Minnesota’s streak of historic surpluses continues, leaving the first DFL-controlled government in nearly a decade with a projected $17.6 billion to craft the state’s next two-year budget.
State budget officials said Tuesday that strong tax collections and a large leftover surplus from the spring have left a record-high level of resources available to lawmakers through June of 2025.
“That’s an incredible balance, any way you look at it,” Minnesota Management and Budget Commissioner Jim Schowalter said.
The state budgeting agency touted Minnesota’s economic outlook as “stable and resilient” with revenues exceeding spending over the next several years.
The forecast looks at how the economy is affecting state finances and will help shape the budget conversation over the next few months. Flush with resources, Democrats will contend with pent-up demand from allied groups after years of divided government in Minnesota.
Part of the surplus is money left on the table last session, when lawmakers failed to finalize a sweeping package to spend what was left of a historic $9.3 billion budget surplus on tax cuts, classrooms, health care and public safety initiatives.
Gov. Tim Walz has signaled interest in picking up some of the pieces from that plan in his next two-year budget, including more funding for classrooms, social security income tax cuts and spending on new public safety initiatives.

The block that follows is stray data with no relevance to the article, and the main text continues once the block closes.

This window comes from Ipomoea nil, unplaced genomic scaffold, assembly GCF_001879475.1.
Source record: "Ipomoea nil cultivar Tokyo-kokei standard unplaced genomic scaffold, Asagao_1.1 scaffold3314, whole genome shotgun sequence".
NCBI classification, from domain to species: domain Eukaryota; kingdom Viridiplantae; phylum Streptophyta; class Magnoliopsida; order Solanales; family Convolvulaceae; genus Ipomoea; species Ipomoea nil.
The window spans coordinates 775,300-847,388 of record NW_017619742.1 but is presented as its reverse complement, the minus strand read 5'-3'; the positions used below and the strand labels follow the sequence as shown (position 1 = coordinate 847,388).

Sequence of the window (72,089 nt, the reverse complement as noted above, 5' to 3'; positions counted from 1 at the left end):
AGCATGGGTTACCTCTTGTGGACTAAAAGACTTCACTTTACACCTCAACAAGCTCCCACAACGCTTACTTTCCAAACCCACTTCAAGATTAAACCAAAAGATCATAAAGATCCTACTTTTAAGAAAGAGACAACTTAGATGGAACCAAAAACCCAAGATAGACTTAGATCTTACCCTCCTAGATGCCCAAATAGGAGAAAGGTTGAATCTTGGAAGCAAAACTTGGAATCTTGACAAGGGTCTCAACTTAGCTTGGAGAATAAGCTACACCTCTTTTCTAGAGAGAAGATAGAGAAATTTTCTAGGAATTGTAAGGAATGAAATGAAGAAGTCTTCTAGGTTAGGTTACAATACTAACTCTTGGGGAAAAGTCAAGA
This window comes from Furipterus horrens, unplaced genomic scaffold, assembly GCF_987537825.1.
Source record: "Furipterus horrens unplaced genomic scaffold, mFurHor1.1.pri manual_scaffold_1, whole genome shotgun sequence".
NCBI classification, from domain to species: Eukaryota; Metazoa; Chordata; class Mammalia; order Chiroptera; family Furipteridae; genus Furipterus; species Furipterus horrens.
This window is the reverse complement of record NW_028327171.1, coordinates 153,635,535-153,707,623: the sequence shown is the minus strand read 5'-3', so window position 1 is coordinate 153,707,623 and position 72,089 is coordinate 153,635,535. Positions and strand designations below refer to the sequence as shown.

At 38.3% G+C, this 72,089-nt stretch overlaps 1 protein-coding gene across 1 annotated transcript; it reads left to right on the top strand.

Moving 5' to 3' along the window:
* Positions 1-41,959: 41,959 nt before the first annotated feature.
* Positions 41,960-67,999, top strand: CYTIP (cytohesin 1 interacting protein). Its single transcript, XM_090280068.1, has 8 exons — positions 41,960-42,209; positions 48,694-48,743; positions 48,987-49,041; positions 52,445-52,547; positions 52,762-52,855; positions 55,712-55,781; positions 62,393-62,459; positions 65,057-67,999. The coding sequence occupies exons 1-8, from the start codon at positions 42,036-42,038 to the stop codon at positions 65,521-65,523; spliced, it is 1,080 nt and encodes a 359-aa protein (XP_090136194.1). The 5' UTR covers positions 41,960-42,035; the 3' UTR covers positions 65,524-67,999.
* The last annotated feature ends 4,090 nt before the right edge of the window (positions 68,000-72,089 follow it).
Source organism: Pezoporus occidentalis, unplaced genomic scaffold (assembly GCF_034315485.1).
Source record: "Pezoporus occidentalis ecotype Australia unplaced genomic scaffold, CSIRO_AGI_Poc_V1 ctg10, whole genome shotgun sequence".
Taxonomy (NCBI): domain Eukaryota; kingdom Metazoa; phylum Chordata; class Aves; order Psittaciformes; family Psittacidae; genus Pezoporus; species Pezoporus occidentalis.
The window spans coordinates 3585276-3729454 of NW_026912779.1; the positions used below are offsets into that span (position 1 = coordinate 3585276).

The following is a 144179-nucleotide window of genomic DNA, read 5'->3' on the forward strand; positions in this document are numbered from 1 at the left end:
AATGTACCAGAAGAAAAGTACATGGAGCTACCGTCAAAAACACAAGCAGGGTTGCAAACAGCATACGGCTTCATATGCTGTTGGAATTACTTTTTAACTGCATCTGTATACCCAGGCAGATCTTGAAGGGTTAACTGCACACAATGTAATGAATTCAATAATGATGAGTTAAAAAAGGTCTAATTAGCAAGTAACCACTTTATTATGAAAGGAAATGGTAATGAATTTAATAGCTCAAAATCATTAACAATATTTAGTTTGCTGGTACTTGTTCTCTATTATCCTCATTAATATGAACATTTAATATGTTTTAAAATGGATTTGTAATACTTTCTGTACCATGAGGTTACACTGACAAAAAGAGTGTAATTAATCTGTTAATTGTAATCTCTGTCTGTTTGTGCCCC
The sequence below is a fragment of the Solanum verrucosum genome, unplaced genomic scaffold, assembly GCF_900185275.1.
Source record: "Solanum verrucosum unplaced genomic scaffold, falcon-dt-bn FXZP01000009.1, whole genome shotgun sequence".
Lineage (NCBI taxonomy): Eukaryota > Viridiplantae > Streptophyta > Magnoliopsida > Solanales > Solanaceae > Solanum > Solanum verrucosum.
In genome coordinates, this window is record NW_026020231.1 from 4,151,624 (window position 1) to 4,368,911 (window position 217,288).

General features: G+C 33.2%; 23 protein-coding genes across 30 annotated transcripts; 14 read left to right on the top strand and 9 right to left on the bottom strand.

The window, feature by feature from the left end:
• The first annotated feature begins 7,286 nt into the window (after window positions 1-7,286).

He also wants to pump more resources into childcare affordability and revive his proposal for direct tax rebate “Walz checks” for Minnesotans. The governor will kick off the budget-setting process when he releases his proposal in January.
Legislative Democrats, who kept control of the Minnesota House and narrowly took power in the state Senate in the midterm election, have also signaled a desire to spend some of the surplus on setting up a statewide paid family and medical leave program in Minnesota.
The surplus could grow or shrink by the February economic forecast, which will kick off the Legislature’s budget work.
Republicans, who will be in the minority in both chambers next session, said the massive surplus means Minnesotans are being overtaxed and warned against overreach from Democrats.
“We should spend most of the next session working to give as much of it back to Minnesotans as possible,” House Minority Leader Lisa Demuth, R-Cold Spring, said in a statement. “Tax hikes of any kind should be a complete non-starter.”
With inflation and energy costs still high — plus a possible recession looming on the horizon — Senate leader Mark Johnson, R-East Grand Forks, said Minnesotans need ongoing relief.
“The last time Democrats had single-party control, we saw a plethora of new government programs requiring billions in permanent tax and fee increases,” he said in a release. “We simply can’t afford to see government grow faster than our paychecks.”
The forecast does not account for inflation, a change state lawmakers made two decades ago when facing significant deficits. With inflation rates still high, budgeting groups are pushing to add rising costs to the state’s February numbers.
Other state leaders will react to the surplus news Tuesday afternoon.
This is a developing story. Please check back for updates.